You are entering the Independence Zone!

Hello readers!

Happy Fall Equinox, and I am so glad to be back. For two weeks, my day job has included a huge workload that left no time for anything else. Now I’m catching up on some important things, including this blog.

During the past two weeks, I went to my local Barnes & Noble. I do that most weekends, to browse if not buy. This time, I was drawn to a book called When God Doesn’t Fix It by Laura Story. If you don’t know who that is, she’s a musician and singer whose hit song “Blessings” was at the top of the Christian Billboard Charts for four weeks in 2013. In fact, it was #1. Laura also knows firsthand how it feels when you have problems you feel like God should fix or cure or change, but He doesn’t do it the way you’d like.

I could go on and on about the things I learned from this book and I probably will talk about it throughout the blog later. But for now I want to focus on a new thing that I learned about disability, and the questions this new knowledge brought to mind.

If you don’t already know Laura’s full backstory, she is married to a wonderful man named Martin Elvington. In 2005, Martin started experiencing disturbing symptoms such as incapacitating fatigue and headaches. Doctors discovered he had a benign brain tumor. The anticipated outcome was that the tumor would be removed without complications, Martin would recover, and he and Laura would get back to normal life. As you might guess, that’s not what happened.

Martin suffered complications from the original surgery and an additional one to patch a hole in his nose that was allowing spinal and brain fluids to leak out. Long story short, the guy was in a medically-induced coma and nearly died. When he came to, he had to learn to do basic things again. Martin succeeded in relearning to walk, eat, and many other things that rehab facilities work to reteach brain surgery patients. But he continually scored poorly on short-term memory evaluations.

To this day, Martin Elvington has a significant disability related to short-term memory loss. The modifications he uses to get through daily life include working for six months to memorize the names of all the boys he coaches on a local Little League team. He and Laura practiced bottle-feeding and diaper changing over and over and over again so that Martin would be prepared when their daughter Josie was born. Martin cannot work at traditional jobs because they often rely so much on memory and following long sets of directions, and for months, Laura never left him alone.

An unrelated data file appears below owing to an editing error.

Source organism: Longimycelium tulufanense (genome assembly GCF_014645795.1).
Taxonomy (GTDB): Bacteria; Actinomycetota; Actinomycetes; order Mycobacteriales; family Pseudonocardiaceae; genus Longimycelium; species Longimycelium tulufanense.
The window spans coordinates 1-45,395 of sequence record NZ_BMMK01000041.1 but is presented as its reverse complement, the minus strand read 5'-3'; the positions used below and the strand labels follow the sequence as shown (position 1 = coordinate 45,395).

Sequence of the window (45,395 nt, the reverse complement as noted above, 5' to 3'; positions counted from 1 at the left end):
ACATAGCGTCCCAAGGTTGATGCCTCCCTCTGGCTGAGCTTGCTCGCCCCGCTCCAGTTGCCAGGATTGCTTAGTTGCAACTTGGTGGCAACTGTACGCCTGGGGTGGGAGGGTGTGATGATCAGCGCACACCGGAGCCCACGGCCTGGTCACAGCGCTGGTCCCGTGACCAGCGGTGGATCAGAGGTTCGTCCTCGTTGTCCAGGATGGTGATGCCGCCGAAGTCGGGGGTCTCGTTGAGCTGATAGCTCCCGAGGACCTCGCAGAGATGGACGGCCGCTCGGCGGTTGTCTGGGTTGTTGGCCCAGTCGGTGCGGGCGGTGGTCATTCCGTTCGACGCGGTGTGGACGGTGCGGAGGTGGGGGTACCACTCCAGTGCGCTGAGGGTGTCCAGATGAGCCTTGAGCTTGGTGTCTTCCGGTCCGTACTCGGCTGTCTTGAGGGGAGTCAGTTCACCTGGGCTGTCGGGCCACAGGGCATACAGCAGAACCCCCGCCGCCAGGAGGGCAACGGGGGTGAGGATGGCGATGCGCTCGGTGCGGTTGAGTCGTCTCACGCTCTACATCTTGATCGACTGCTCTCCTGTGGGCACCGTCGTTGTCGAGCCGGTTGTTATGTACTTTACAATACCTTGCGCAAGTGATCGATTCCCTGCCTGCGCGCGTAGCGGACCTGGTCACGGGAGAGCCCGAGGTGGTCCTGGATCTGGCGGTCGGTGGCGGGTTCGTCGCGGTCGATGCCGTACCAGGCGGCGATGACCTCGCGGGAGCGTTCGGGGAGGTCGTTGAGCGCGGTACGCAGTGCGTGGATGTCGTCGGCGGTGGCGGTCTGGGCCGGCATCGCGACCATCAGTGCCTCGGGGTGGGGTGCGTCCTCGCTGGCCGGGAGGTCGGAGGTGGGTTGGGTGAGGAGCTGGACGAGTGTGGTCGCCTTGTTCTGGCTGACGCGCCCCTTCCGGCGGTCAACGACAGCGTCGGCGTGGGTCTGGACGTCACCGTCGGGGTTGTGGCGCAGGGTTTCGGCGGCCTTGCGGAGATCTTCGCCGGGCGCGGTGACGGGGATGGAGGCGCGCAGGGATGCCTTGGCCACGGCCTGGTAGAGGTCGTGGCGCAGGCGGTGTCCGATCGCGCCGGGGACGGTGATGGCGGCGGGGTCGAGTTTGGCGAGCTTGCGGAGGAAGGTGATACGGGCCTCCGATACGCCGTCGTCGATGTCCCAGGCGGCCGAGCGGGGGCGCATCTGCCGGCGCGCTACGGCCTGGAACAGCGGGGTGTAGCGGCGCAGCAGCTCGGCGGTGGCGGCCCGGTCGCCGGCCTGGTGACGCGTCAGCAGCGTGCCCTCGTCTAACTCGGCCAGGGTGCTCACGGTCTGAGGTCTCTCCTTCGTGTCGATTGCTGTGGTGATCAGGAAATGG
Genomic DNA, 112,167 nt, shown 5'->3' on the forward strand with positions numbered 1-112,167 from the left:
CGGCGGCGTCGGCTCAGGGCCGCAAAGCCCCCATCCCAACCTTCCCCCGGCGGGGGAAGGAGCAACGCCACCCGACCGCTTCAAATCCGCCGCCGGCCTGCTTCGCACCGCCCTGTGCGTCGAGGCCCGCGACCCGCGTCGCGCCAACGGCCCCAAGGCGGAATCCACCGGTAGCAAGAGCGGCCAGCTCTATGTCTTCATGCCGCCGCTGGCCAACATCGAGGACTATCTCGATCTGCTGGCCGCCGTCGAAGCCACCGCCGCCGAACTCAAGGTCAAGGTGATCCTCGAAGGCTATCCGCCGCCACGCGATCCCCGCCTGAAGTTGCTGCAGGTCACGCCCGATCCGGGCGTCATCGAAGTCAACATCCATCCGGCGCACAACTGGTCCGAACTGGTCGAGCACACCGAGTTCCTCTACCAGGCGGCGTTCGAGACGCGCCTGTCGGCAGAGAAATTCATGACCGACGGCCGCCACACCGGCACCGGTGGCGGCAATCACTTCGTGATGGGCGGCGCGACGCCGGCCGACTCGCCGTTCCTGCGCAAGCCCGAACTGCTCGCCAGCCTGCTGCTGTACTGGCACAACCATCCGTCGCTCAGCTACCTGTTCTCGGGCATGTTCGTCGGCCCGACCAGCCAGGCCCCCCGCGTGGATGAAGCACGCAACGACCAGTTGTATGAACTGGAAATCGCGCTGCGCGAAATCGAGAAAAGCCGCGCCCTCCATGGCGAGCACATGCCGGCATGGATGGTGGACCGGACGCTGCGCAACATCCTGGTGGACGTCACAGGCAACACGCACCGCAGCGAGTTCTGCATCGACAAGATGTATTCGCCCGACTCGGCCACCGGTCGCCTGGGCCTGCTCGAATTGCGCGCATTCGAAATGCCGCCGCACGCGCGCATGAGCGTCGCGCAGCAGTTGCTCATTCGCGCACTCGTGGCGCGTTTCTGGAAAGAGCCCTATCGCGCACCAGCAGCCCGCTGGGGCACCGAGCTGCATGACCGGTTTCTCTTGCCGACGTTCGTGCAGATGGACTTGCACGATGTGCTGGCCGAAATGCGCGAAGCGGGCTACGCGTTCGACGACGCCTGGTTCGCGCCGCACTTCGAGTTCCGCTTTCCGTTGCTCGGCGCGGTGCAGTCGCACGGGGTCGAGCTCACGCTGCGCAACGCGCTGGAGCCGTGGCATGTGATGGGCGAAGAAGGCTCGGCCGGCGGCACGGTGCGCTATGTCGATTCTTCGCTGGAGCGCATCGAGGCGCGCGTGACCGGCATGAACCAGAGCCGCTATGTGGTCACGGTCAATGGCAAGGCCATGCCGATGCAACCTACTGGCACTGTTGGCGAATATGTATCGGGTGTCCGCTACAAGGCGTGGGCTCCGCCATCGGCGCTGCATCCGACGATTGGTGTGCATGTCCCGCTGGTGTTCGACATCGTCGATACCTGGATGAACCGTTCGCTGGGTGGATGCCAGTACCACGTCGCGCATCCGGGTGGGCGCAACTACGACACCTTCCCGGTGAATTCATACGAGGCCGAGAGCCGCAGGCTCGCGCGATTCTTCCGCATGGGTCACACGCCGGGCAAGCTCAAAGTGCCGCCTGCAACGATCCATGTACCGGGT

This does not describe the place Martin and Laura are in now. Martin still has his disability, because as we know, often those don’t get fixed even by God Himself. But he is much more independent. The key is, Laura had to learn to let him be so, and she had to make him be so at times.

During the early days after her husband’s surgery, Laura often treated Martin like a little kid. She would lay out his clothes for him, tell him to take his phone and keys everywhere, explain things in small steps, and so forth. That might seem natural and safe to do. If you are a parent or a loved one whose child or niece or nephew or whoever has a disability, I’m sure you can relate on some level. I know my parents could, especially when I was little. When you have a loved one with a disability, it’s often easier to do things for them. You can do it faster, more efficiently, and better than they can, right?

Maybe…but that’s not the path you should stay on.

I will admit freely, there are times when I wish people would do more things for me. When I was little I rebelled against occupational therapy in particular. I felt like, by asking me to dress myself, hold a pencil, whatever, those therapists were treating me like a baby. I also felt that parents were there to do stuff for their kids, right, so what was the problem?

Of course, kids can’t see down the road very far. When you’re six or eight or even ten, you don’t know that the consequences of having someone do everything for you will eventually hamper your adulthood experiences and sense of self-worth. Adults like Martin Elvington can understand this better, but spending time on basic tasks is often so draining, and so humbling–let’s just say it, humiliating–that they’d rather not even deal.

I get that. I totally do. I also understand, if from an outside perspective, that independence can hurt. I commiserated with Laura when I read that it hurt her to allow Martin to miss Bible study and other commitments because he didn’t remember to set his alarm even after they’d been over the drill and practiced. And I commiserated with Martin, because he didn’t ask for a memory-related disability. Why should he have to face consequences and fail because of something he could not control? But I also knew, from experience and from rooting for this couple, that it was better for Martin to be independent.